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What a Friend's Suicide Taught Me About Death

I learned that what one person considers selfish, another considers selfless. For some, they believe themselves such a strenuous burden on others that their absence from this world is considered a gift. And to others, that very absence is seen as a egocentric answer to problems usually unseen.
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It's hard to see a possible lesson the moment you get the phone call. It's difficult to find a meaning when you're attending the funeral and hugging their anguished mother and consoling their devastated friends.

It's challenging to feel like you've somehow been educated in all matters of life and death and the moments in between, when you're re-reading text messages and re-listening to voicemails and holding onto whatever lingering piece of them you have left.

But after time has pushed you forward and the pain becomes a second skin and the longing becomes commonplace, you realize a death like this -- a death that is self-inflicted and self-decided and self-manufactured -- is a death with a lot of lessons.

When my friend ended his own life, I learned that I cannot blame myself. While there were moments I could have intervened and things I could have said, the complexity of people's decisions and the way in which those choices manifest are too layered and mosaic to possibly understand. We use our hindsight against us, but even when it is 20/20, it is a filtered view. It is colored in guilt and agony and while it seems clear, it is nothing if not blurry.

I learned that what one person considers selfish, another considers selfless. For some, they believe themselves such a strenuous burden on others that their absence from this world is considered a gift. And to others, that very absence is seen as a egocentric answer to problems usually unseen.

I learned that we rank death and, in turn, the level of mourning or heartache we should feel about it. While the result is the same, the manner in which a person dies somehow determines the manner in which the people left behind, should mourn. It's strange, how we quantify death in order to fit our morals or beliefs or feelings of justice and vengeance.

I learned that death, itself, is strange.

I learned that while strangers react differently to the death of another stranger, depending on how they died, loved ones do not. Regardless of who or when or why or how, a loss is a loss to those who loved you most. The pain is the same. The sense of endless longing is the same. The forever wishes to see them one more time, are the same.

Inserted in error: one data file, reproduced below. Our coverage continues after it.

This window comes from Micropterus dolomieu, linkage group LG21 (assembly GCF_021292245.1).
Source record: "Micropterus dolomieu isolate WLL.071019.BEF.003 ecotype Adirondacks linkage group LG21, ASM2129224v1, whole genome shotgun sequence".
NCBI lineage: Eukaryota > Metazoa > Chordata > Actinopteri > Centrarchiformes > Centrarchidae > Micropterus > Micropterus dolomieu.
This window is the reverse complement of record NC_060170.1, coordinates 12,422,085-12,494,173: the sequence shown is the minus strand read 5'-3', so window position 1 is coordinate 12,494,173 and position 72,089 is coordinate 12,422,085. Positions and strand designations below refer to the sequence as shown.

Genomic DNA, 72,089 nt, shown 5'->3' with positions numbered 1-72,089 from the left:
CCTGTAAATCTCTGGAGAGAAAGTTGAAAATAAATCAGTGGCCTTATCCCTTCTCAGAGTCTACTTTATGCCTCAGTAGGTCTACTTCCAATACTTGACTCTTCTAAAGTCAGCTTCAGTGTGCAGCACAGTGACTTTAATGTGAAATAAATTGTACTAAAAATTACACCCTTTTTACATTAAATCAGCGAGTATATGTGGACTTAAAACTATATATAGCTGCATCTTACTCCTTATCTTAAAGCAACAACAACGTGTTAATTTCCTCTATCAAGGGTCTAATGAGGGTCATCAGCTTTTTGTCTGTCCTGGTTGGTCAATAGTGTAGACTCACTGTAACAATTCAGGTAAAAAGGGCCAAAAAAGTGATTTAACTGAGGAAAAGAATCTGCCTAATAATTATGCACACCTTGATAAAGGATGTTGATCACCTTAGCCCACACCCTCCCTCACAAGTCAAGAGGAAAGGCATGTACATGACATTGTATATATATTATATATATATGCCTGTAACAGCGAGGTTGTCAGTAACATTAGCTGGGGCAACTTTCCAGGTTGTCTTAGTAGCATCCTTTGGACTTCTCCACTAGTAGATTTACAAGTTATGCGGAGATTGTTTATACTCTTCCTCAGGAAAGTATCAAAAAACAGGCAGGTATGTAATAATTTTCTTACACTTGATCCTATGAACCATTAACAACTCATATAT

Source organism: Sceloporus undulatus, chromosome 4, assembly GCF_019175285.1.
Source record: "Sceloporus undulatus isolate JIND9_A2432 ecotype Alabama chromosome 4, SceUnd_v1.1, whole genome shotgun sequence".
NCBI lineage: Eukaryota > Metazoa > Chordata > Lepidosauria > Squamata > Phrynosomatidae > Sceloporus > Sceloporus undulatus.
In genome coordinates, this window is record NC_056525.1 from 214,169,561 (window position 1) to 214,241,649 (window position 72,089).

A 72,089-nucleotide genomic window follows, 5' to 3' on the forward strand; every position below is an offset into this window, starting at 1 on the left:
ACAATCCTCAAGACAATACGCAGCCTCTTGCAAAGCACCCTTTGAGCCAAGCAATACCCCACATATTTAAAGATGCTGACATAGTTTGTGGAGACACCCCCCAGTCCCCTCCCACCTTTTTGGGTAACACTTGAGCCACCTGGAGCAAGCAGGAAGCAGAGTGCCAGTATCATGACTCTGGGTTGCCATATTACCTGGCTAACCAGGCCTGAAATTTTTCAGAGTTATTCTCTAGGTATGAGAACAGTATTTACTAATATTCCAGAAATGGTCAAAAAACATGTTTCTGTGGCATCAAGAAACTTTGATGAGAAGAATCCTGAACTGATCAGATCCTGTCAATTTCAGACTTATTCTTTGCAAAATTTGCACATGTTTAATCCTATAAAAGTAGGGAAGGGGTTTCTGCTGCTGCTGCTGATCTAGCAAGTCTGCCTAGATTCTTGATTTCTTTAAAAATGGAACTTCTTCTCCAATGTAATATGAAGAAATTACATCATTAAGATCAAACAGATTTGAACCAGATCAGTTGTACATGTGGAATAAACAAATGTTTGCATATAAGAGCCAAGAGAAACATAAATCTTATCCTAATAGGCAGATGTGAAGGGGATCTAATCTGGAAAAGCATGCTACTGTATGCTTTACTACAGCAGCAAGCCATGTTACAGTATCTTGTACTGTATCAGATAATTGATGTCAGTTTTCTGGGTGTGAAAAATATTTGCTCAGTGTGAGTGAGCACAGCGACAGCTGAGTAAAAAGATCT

I learned that if silence wasn't considered a strength and vulnerability wasn't considered a weakness, there would be far less funerals attended and memorials visited.

I learned that there are moments in life, and in death, that do not come with answers. That while we so desperately need to understand the reasons why people do what they do or say what they say or believe what they believe, some things are not meant for understanding. That while it would calm our minds and hearts to know that our questions have conclusions, sometimes, it isn't about our peace of mind. It is about theirs.

I learned that those left behind are not alone in their pain, nor are they particularly set apart because of it. Others have felt what you've felt and have tasted the tears you have tasted and have struggled to adequately describe it all. Just like you.

I learned that there is no single, foolproof path towards healing. While some need to talk, others desperately require the comfort of silence. While some seek solitude, others feel safe in a sea of strangers. While some need to saturate themselves with memories, others need distance and time before thinking about the one they lost. No way is right or wrong.

And I learned that, yes, there is a lesson to be learned at the end of every life, regardless of how that life was lost. That when the pain becomes a second skin and the longing becomes commonplace, you will be changed in a way that is both hurtful and helpful.

At a price you didn't want to pay, you will have learned something.

And it is that knowledge that, perhaps, can help someone else.

Before it is too late.

___________________

If you -- or someone you know -- need help, please call 1-800-273-8255 for the National Suicide Prevention Lifeline. If you are outside of the U.S., please visit the International Association for Suicide Prevention for a database of international resources.